[FoRK] The 8k Personal Satellite (and Other Space Adventures)

Eugen Leitl eugen at leitl.org
Fri Sep 25 02:51:58 PDT 2009


The 8k Personal Satellite (and Other Space Adventures)

Created 09/17/2009 - 09:08

View from outer space

InterOrbital Systems (IOS) is -- in the words of their website -- a "rocket
and spacecraft manufacturing company" that locates itself at the Mojave
Airport and Spaceport in Mojave, California. They recently announced that
they were offering to send people's personal satellites into low-earth orbit
on a NEPTUNE 30 rocket for the low low low cost of $8,000.

So far, IOS has signed up Bob Twiggs, inventor of the breakthrough small
satellite, CubeSat (TubeSat’s larger cubic cousin) as a core component in his
Kentucky Space/Morehead State University Space Science curriculum, among

I spoke with Randa Milliron, CEO of Interorbital Systems via email.

h+: Let's start with the basic question: What are you guys doing?

RANDA MILLIRON: We're building a low-cost transportation system from Earth to
Low Earth Orbit (LEO) and beyond, principally with the Moon as the next
logical destination. Let me stress that this is actually a low-cost system --
our rocket is not a rehash of a Delta or a kluge of leftover military missile
hardware that the manufacturers say will be cheaper just because they want it
to be. In reality, the other rockets are still the same intricate and
expensive launchers that -- by their very complex nature -- will never be
able to meet our price. We are building an entirely new launch vehicle -- one
that is the result of a philosophy of radical systems simplification. One
that really is low-cost.

The NEPTUNE 30 is an evolved version of the OTRAG (Lutz Kayser, Wernher von
Braun, Kurt Debus) launch vehicle design that showed so much promise in the
late 1970s. We have a program based on their original work. Our NEPTUNE 30
rocket has been created to carry on their very sound design philosophy and
tradition. The launcher is updated and modernized in terms of electronics and
computer systems, but the basic tank cluster configuration and the use of
storable propellants harks back to Lutz Kayser’s original work. We are lucky
enough and honored to have Lutz on the Interorbital team.

Neptune 30. Photo credit: interorbital.comInterorbital Systems is the
definition of vertical integration. We manufacture our own rocket engines, so
we’re not dependent on or held hostage by an outside source for the primary
propulsion components of our launch vehicles. We manufacture all guidance,
software, tankage and other systems in-house. We not only build, but we
launch our own rockets. And we build the satellites. I’d say we’re pretty
self-contained and totally independent.

Not only was our rocket fashioned along these lines, but our satellite, the
TubeSat, was also designed following the same Minimum Cost Design principles:
use COTS (commercial-off-the-shelf) products whenever possible; no exotic
materials or propellants; use standard industrial manufacturing methods;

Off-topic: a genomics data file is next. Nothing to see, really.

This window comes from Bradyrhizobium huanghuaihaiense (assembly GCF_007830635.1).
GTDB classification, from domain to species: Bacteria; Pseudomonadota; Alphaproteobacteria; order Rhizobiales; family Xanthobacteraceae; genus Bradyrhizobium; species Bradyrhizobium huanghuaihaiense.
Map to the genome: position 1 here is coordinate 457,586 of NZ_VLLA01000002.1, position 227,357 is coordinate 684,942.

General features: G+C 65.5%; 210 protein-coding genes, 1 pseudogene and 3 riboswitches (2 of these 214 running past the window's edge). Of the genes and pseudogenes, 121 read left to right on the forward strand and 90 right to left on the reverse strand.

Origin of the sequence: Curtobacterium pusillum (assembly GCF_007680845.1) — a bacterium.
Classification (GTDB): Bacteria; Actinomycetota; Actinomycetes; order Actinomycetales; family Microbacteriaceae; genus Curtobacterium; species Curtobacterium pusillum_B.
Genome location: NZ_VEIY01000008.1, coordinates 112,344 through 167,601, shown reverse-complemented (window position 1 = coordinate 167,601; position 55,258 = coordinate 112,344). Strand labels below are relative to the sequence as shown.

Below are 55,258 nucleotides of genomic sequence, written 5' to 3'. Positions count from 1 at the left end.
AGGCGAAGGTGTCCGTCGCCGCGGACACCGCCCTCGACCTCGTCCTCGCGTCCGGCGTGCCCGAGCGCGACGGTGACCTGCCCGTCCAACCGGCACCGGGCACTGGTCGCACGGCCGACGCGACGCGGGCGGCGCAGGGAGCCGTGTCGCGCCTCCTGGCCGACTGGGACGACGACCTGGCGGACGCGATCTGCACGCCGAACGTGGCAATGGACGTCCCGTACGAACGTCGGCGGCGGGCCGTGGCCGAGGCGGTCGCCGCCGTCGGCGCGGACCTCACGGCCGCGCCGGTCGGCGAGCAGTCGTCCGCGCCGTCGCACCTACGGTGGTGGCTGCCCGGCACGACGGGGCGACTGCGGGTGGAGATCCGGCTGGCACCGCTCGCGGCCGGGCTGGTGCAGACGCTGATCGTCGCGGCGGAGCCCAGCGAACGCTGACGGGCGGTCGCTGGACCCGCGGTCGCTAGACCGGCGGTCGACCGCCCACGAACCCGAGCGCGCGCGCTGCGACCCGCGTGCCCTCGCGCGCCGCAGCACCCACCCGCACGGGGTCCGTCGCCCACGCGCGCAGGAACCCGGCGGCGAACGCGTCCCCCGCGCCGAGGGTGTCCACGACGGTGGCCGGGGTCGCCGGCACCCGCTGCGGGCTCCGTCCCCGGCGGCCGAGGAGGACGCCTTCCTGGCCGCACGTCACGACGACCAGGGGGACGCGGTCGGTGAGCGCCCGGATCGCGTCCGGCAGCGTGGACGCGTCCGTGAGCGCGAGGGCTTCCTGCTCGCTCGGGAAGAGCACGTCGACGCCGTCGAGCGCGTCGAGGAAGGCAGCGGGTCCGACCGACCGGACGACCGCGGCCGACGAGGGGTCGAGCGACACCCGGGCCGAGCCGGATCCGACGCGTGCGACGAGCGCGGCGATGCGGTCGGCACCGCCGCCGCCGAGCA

employ a design policy of system simplification rather than one of increased
complexity; no outsourcing of complex expensive hardware. We use no turbo
pumps, no ignition system, no complex pressurant systems -- this is the
sparest and leanest vehicle in the world. Its time has come and it’s a

h+: OK, but what I'm really getting at here is that you are offering a
"TubeSat PERSONAL SATELLITE KIT" for $8,000. Describe exactly what happens if
someone buys a kit. And do they go into their backyards and send a satellite
into space, like I, and my friends, used to do with small, homemade hot air
floating contraptions powered by candles? Or do you send them up for them?

TubeSat Personal Satellite Kit. Photo credit: interorbital.comRM: The
scenario goes like this: the builder pays IOS $8000 for the kit/launch combo,
builds the kit, sends IOS the completed satellite for testing, inspection,
and integration into the NEPTUNE 30 rocket. It is then launched. Lift off is
not via your very colorful description of candles or hot air, but with four
pillars of fire generating 40,000 pounds of thrust. It launches into a
circular 310km polar low-earth-orbit (LEO) from the South Pacific Kingdom of

When a person buys a kit, ideally he or she has an experiment, task,
performance, or other use in mind for the satellite. It’s really for people
with a good set of electronics and programming skills, or for those who want
to learn and prove their skills in the field. It can be used as a team
building exercise or a solitary triumph. It’s the ultimate educational tool
that allows the user to do real space-based orbital science at what are
(comparatively) dollar store prices. Somehow, the bragging rights of being
able to say, “I just sent my first satellite to space and it said hello to
me!” are a far better return on investment than most other purchase options.

h+: I've seen some skepticism expressed on Slashdot and elsewhere about
"sending 8k to some address in the desert."

RM: In Mojave, the winds frequently blow through town at 70 or 80 miles per
hour. Nearly everyone uses a post office box to stop the mail from simply
blowing away. And where else could you run a rocket R&D program but the

H+ But aren't you offering to do something that you haven't proved you can do